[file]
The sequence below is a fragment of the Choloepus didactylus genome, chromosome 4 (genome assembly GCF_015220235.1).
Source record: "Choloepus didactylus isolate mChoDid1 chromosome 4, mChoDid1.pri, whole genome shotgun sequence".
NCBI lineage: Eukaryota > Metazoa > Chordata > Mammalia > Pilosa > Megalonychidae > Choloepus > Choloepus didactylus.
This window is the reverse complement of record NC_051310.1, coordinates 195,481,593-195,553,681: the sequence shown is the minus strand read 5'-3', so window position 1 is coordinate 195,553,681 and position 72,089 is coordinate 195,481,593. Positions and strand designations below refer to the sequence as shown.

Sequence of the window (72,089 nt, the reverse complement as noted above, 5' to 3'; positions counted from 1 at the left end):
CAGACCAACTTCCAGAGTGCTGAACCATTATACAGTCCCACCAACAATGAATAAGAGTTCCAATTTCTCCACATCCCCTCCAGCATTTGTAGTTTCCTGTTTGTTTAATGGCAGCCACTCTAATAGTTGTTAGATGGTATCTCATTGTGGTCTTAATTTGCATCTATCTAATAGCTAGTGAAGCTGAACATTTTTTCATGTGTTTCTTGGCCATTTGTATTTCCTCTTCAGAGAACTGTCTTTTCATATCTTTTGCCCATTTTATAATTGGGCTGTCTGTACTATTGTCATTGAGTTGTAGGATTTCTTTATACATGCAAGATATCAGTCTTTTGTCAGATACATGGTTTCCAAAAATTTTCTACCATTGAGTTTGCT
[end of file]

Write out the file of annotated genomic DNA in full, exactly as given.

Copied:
The sequence below is a fragment of the Choloepus didactylus genome, chromosome 4 (genome assembly GCF_015220235.1).
Source record: "Choloepus didactylus isolate mChoDid1 chromosome 4, mChoDid1.pri, whole genome shotgun sequence".
NCBI lineage: Eukaryota > Metazoa > Chordata > Mammalia > Pilosa > Megalonychidae > Choloepus > Choloepus didactylus.
This window is the reverse complement of record NC_051310.1, coordinates 195,481,593-195,553,681: the sequence shown is the minus strand read 5'-3', so window position 1 is coordinate 195,553,681 and position 72,089 is coordinate 195,481,593. Positions and strand designations below refer to the sequence as shown.

Sequence of the window (72,089 nt, the reverse complement as noted above, 5' to 3'; positions counted from 1 at the left end):
CAGACCAACTTCCAGAGTGCTGAACCATTATACAGTCCCACCAACAATGAATAAGAGTTCCAATTTCTCCACATCCCCTCCAGCATTTGTAGTTTCCTGTTTGTTTAATGGCAGCCACTCTAATAGTTGTTAGATGGTATCTCATTGTGGTCTTAATTTGCATCTATCTAATAGCTAGTGAAGCTGAACATTTTTTCATGTGTTTCTTGGCCATTTGTATTTCCTCTTCAGAGAACTGTCTTTTCATATCTTTTGCCCATTTTATAATTGGGCTGTCTGTACTATTGTCATTGAGTTGTAGGATTTCTTTATACATGCAAGATATCAGTCTTTTGTCAGATACATGGTTTCCAAAAATTTTCTACCATTGAGTTTGCT